Keep employees focused. Turbulence, particularly continuous turbulence, upsets most people and throws them off balance. Perhaps the best way to help employees swim in the rapids is to make it clear to them what is truly important during the chaos. People may not be sure of much, but, if they are sure of the company’s priorities, they can stay focused and focused. Turbulent times actually provide an opportunity for staff to engage in great teamwork. During that terrible year of uncertain funding in my own organization, I made it a point to discuss priorities during every team meeting, as well as in individual staff meetings. As a result, I found that my staff dealt with their anxiety more productively. Having a clear path to follow, they felt more secure. When they felt more secure, the quality of their work improved. People tend to not get it right for long periods of time out of fear that they have no constructive outlet.
Manage your fear. The best way to control your fear is to seek support from other people, spiritual resources, physical exercise, and spiritual practices. Pretending that you are not afraid or hiding your fear inside yourself generates physical and/or emotional illnesses. You really have to deal with it, or it will eat you alive. Also, if you become a half person, you may not be able to lead your team effectively. A diminished, weakened, compromised individual exacerbates the fear that already dominates the environment. You need to harness whatever strength you have and then develop it. develop it. Make it grow. Talk to people you trust. Hire a trainer. Take long walks. To meditate. Read motivational literature. Expect worship services. Pray. Take up a new hobby that requires concentration. Whatever you do, avoid wallowing in fear. Know that the destructive mind chatter that you allow to run free robs you of the energy and creativity that you should possess in packages under the circumstances.
Recognize that every situation changes over time. While many of us don’t want life to change, it’s a good thing that it does. Even bad things change. Nothing stays the same. Sometimes the changes are dramatic; sometimes they are minor changes. Regardless of the magnitude of the change, different dynamics are set in motion. A new Vice President joins the executive team… a key employee dies unexpectedly… our Board fails to reach the consensus everyone hoped for… the company’s budget is severely cut… the US economy is collapses… Each of these situations alters the way business is conducted in your store. Any of these can happen overnight. When they happen, we have three basic options: act constructively, act destructively, or go numb and freeze. What are you doing? What has been YOUR story? Do you need to choose a healthier way to cope with change and lead others through the change they fear? Open yourself to the possibilities. Though frightening, turbulent times often show us opportunities we never dreamed of before. We are more creative and vibrant during chaos than during stability. Turbulence gets our brain juices going, allowing us to generate new ideas and examine the same old story from a very different angle. In that sense, turbulent times are certainly a gift.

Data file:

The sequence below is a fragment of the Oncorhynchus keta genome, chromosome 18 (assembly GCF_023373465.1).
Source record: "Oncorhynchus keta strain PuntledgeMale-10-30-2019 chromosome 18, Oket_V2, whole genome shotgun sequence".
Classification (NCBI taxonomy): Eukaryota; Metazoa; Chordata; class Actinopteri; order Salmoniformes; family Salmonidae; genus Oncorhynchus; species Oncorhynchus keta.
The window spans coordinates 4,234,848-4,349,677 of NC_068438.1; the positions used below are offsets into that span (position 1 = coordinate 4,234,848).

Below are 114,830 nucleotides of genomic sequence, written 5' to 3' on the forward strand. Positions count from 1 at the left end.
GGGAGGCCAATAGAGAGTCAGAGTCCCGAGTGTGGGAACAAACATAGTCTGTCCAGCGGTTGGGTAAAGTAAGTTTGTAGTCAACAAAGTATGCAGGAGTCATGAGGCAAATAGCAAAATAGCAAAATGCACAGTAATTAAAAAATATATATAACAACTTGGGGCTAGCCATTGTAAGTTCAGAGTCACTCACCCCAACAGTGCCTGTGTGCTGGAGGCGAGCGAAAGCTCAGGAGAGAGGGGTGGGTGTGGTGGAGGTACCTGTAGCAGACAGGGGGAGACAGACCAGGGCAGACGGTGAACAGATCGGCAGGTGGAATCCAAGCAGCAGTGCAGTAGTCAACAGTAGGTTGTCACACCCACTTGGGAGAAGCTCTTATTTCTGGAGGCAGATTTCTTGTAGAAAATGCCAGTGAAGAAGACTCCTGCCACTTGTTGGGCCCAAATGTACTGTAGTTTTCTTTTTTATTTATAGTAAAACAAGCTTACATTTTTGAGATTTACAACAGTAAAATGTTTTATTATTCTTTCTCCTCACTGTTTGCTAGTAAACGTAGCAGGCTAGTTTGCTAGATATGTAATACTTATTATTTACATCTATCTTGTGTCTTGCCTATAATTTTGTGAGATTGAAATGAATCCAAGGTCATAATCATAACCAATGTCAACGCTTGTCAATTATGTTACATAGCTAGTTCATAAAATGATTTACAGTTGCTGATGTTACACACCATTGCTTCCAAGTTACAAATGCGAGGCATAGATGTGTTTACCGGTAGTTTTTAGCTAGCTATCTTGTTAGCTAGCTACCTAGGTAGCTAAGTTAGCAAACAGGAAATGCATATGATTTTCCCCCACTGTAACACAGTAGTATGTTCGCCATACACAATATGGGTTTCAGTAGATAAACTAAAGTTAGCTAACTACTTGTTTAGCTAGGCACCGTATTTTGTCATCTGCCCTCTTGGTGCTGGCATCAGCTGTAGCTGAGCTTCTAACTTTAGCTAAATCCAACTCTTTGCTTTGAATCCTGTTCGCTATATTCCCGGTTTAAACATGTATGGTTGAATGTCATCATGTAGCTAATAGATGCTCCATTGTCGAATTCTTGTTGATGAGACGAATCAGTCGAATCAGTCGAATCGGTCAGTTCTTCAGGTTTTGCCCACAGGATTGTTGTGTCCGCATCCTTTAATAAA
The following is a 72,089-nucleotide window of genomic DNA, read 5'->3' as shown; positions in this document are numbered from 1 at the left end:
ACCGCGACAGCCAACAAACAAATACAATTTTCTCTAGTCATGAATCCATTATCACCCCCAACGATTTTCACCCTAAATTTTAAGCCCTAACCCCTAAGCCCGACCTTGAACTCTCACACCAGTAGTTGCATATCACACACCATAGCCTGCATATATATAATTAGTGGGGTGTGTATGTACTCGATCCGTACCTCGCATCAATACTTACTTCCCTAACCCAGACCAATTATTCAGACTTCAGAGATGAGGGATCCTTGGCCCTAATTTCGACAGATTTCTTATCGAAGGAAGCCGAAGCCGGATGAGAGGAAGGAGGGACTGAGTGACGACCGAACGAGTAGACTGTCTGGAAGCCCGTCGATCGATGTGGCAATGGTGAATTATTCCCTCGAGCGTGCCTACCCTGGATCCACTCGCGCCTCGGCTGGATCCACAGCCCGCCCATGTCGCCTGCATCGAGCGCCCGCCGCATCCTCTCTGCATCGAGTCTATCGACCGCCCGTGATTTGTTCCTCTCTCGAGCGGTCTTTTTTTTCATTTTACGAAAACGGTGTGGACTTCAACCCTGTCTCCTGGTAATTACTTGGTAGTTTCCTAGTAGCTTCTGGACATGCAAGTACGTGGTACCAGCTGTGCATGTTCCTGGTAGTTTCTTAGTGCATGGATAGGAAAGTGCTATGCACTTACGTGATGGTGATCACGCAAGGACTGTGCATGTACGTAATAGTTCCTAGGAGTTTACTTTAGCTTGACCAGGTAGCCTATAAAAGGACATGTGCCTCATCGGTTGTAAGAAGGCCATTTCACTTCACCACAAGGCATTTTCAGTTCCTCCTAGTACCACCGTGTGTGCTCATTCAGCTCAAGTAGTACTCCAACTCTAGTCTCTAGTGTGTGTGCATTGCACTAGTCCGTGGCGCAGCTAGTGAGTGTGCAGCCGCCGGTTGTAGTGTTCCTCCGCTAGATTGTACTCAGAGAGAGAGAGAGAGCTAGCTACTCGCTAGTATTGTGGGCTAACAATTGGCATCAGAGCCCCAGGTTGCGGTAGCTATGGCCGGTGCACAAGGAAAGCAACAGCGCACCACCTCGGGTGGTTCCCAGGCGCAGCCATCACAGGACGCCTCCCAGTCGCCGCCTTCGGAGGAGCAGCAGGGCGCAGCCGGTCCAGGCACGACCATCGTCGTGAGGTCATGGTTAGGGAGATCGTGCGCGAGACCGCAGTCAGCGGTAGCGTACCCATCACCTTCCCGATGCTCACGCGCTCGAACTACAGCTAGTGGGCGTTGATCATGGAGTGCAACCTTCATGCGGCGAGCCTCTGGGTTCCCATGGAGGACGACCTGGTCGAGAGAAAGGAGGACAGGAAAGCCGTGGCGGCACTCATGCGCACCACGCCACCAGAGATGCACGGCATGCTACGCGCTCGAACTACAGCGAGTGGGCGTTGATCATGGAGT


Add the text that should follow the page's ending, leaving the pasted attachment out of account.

A gift we may shy away from, but a true gift nonetheless. Consider this: If we human beings lived inside the blissful bubble of security indefinitely, we’d have no reason to explore our glorious potential. We are not meant to stagnate. We are here to be stretched and, yes, occasionally pushed out of our comfort zones. It is in turbulent times that we discover exactly who we are and how much we are capable of. Turbulent times force us to be higher in the game called life. Are you more paralyzed with fear or excited by possibility? What is the real YOU? And what message are YOU sending to YOUR team?